Funny thing I thought this was one of Lang Leav‘s poetry collections at first. Turns out Peomsia is a contemporary fiction about a young girl who wants to be a poet. When her Instagram account suddenly becomes viral, Verity Wolf is thrown into the glittery world of celebrity poets. She gets everything she could have wanted, so what next?
The plot is quite straightforward. Poemsia is fairytale-esque with first love, a supportive best friend, evil sidekick, and quick fast glamorous success. To be honest it’s a bit simplistic because all the problems get resolved immediately. Nice, but not always the best reflection of reality – hence perfect for fairy tale happy ever after fans.
Before Poemsia I read Love Looks Pretty On You which is one of Lang Leav’s poetry collection, and I must say I like that one better. She seems to be able to dig into so much artistic depth in her poems, but is unable to bring that out in the structure of a fiction. That said, there were some poetic sentences in which I though THIS IS LANG LEAV. The scene about Verity’s mother impersonating a butterfly and Verity’s answer to someone who asked her on advice for how to be a poet – those transcended above a majority of the narrative.
I do like the lesson in Poemsia though. Verity tastes a bit of microwave success, makes some money as her poetry book becomes a best-seller, and then decides what she wanted was right in front of her all along – the bonsai garden, the small bookstore, her boyfriend Sash, her grandfather Pop, and her best friend Jess. I love these kind of lessons. As a wise mentor once told me: if you think you have problems because you don’t have money, think again. You will have twice as much problems when you do have money.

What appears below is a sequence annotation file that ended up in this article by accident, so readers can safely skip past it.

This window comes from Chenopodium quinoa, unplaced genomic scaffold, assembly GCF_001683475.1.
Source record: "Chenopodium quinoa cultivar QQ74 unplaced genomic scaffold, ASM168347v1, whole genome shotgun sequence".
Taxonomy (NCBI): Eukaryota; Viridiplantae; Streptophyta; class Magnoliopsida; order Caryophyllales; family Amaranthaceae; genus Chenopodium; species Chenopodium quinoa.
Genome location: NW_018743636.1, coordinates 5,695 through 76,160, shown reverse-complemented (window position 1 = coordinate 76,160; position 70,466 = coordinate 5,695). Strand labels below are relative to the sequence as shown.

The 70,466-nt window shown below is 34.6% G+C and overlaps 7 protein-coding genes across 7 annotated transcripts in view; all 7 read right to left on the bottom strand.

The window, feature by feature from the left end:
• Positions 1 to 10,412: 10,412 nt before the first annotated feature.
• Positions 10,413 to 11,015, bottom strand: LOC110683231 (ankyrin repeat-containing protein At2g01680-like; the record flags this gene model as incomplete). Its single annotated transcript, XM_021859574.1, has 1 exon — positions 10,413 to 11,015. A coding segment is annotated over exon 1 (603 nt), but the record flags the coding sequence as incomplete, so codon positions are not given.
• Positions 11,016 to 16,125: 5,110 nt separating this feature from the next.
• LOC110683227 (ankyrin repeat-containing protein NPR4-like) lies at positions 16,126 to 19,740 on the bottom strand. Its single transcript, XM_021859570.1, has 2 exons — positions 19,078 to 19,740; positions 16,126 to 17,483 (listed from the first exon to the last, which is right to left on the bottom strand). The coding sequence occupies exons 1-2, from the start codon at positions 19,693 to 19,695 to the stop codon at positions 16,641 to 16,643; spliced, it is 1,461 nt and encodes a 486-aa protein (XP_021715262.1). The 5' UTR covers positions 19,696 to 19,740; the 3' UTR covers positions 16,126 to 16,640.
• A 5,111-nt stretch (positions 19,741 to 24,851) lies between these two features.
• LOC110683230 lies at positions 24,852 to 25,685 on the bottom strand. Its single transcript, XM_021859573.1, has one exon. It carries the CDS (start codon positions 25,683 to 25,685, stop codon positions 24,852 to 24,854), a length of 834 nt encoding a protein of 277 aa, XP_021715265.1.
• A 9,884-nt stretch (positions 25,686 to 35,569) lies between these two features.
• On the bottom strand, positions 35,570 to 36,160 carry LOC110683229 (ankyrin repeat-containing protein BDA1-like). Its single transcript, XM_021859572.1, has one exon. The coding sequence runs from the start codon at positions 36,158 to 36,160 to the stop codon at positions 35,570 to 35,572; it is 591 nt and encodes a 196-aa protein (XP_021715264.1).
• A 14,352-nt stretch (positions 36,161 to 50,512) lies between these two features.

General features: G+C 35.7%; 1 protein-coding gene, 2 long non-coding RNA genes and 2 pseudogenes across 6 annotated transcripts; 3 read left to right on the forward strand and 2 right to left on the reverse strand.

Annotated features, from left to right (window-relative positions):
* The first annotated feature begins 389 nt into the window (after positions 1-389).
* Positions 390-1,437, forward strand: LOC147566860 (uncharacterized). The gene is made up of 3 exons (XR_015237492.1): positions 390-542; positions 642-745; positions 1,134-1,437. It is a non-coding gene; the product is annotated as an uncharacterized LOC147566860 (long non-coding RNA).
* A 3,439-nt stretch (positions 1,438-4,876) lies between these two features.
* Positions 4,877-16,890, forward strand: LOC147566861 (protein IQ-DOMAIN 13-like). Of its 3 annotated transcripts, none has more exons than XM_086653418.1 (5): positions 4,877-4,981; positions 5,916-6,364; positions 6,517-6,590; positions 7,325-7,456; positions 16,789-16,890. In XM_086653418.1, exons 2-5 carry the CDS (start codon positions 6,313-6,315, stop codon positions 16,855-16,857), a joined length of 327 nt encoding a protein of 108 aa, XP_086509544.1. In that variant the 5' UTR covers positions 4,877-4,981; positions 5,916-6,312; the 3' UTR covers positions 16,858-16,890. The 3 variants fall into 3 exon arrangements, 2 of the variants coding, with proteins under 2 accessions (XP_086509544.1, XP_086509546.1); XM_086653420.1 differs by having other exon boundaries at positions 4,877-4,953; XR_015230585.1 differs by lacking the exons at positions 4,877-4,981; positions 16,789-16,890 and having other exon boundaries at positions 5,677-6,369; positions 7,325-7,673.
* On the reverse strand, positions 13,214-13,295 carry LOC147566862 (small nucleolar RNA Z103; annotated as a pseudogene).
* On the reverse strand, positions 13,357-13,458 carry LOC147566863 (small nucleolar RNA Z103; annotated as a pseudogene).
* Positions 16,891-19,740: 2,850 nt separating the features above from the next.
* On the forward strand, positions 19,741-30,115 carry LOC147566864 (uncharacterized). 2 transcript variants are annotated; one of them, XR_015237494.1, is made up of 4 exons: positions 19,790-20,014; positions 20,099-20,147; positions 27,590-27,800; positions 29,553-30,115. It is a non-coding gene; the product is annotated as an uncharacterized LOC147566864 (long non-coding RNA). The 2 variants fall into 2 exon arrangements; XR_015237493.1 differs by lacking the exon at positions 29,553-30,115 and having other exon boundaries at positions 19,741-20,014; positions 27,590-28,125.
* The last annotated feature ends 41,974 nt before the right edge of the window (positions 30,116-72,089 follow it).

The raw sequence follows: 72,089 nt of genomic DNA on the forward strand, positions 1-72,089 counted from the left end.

Indeed success if it’s defined ONLY by material wealth, pretty looks, and thousands of Instagram followers probably needs redefining. I’m not saying it’s bad to be rich, pretty, and be an influencer on social media. I want all of those things too! But that’s not my end goal. I want a lot of money so I can be financially secure and then support awesome charities my friends set up (from anti stunting to music education to saving the rainforest).
Another goal is to be healthy which often results in looking pretty (yeay!). I want to be an “influencer” because I want to use my voice for issues I care about (like women empowerment and sexual harassment). I also want to reduce my trash output (long term zero-waste life goal) and see more marine animals before they go extinct thanks to our collective trash load – worthy lifestyle goals to consider other than financial, health, and career goals.
Thus, any story that invites the reader to look deeper into perceived success and fame through a more critical mindset is a book I welcome.